I do want to draw your attention to Dot Rineer’s comment from yesterday’s blog. If you don’t know how to get to the comments on the blogs you can find them below my post in very light blue letters. You’ll see them. Just about every day someone has commented on a blog. She introduced me to Shane and Shane who have put out songs on some of the Psalms. Yesterday’s Psalm 16 can be found here.
It might be worth to see if they have one for every day. I just looked it up, I don’t see a version of Psalm 17.
So, what is Psalm 17 about? It does remind me of someone who is running full steam through a dense forest crying out to the Lord for help. But what I noticed just now is giving me goose bumps. Look at vs. 8 and we find the phrase: “guard me as the apple of the eye.” Shakespeare has made that phrase famous for modern day readers in his A Midsummer Night’s Dream. This isn’t the only place in the Bible where we find that term. We see it in Deuteronomy 32:10, Proverbs 7:2, Lamentations 2:18, Zechariah 2:8. In the Hebrew the phrase is literally: ‘iyshown ‘ayin (אישון עין) which means “little man of the eye”. The thought is that this refers to a person seeing himself as a reflection in the eyes of another person.
So, if we are asking God to consider us as his reflection, what does that mean? Who remembers Genesis 1:26 where God says that he will make us in his own image? Doesn’t that mean the same as God saying that he will make us as the apple of his eye? When the psalmist asks God to consider him as the apple of his eye, it is almost as if he is trying to remind God that, hey, do you remember, you said that I was made in your image so protect me as if I were a little you. What a great image of us being the little man or woman that God created to be just like him.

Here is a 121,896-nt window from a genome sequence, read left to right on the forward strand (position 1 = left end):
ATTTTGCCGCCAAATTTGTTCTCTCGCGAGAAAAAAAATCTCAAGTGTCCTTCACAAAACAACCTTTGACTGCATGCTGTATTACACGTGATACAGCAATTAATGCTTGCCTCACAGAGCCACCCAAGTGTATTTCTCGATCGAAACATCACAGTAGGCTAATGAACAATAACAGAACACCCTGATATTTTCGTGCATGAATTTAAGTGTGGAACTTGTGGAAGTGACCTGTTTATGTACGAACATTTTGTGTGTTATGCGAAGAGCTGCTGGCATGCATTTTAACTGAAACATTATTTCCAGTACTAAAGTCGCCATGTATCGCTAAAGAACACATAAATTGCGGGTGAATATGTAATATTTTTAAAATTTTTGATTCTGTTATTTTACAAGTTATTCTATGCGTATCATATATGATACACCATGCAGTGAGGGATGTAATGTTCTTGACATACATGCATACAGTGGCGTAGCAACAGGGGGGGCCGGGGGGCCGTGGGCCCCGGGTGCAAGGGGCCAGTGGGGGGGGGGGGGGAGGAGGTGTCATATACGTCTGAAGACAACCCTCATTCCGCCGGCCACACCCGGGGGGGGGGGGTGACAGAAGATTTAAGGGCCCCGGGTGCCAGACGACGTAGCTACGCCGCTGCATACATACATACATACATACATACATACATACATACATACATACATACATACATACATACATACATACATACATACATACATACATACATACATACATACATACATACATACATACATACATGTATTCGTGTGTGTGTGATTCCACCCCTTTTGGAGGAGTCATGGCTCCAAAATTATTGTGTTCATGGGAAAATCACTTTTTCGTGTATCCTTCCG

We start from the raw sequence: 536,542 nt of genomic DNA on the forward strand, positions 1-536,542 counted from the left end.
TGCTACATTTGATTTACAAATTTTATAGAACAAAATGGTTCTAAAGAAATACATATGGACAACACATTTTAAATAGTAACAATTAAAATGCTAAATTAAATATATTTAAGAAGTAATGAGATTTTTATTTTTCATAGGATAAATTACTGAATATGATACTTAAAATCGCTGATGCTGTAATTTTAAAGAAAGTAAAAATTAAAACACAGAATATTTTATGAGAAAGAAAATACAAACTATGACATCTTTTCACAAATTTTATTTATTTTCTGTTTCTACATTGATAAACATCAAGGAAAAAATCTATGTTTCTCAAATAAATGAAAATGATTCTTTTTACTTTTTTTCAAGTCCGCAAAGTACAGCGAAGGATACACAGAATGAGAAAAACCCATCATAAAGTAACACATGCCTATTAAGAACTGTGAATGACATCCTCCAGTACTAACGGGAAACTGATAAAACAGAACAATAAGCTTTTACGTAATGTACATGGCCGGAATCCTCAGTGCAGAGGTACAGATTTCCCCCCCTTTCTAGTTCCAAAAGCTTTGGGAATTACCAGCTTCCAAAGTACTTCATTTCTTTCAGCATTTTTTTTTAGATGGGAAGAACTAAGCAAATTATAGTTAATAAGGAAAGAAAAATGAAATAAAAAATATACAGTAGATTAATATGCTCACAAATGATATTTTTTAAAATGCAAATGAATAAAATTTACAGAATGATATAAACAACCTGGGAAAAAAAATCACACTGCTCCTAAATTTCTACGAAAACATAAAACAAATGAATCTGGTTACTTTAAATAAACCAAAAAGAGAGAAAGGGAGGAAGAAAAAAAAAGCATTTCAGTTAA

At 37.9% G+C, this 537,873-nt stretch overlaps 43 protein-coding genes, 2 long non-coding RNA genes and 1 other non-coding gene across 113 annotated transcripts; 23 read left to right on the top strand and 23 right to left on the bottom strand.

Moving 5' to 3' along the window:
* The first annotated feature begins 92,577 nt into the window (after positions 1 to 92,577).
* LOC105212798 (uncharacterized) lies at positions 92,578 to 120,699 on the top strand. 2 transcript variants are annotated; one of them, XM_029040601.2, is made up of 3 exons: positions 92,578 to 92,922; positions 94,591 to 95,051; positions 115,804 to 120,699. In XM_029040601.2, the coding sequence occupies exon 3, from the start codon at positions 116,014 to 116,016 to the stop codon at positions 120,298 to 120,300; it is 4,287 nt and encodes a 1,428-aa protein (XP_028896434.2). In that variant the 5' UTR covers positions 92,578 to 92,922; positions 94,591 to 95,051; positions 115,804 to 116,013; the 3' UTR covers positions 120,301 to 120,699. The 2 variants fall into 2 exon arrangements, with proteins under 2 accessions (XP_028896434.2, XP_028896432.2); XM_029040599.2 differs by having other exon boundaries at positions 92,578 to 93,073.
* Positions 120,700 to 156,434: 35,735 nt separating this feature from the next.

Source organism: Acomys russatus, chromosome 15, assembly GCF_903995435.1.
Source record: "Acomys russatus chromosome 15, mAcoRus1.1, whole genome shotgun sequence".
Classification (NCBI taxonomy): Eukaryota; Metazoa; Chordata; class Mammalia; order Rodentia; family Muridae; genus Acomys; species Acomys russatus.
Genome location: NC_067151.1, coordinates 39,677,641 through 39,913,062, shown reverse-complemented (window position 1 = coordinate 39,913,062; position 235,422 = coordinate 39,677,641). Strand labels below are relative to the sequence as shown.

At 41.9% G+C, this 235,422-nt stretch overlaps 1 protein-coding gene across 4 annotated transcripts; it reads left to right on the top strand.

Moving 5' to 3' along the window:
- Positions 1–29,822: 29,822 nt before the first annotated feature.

God loves us so much that he created us to be just like him. We are to reflect his presence. This psalmist knew this well which is why he keeps referring back to what God has done in his life and how God has indeed protected him consistently and without fail. I want you to remember today that you are the little man or woman of God’s eye. The psalm ends again with that same reference. The author states that when I awake I will behold your likeness. Let’s not go into an egotistical approach, but isn’t this just another way of saying that every morning we can look in the mirror and say: God, you have made me to face today. God, you have made me for today. God, you love me so much that you have allowed me to have another day. When we look at our lives we ought to see the likeness of God in action.
Is it too much to say that we ought to have the sense of worth and value that God has first ascribed to us when he made us? I went to LCBC on this past Saturday with our confirmation class and the kids heard and remembered the message of pastor Ashcraft. God loves you and values you. Simple, nothing complicated. God considers you a work of art. We don’t see ourselves that way, but we ought to. God sees us that way. God made us to reflect his image and to be like him, that is how much he loves us.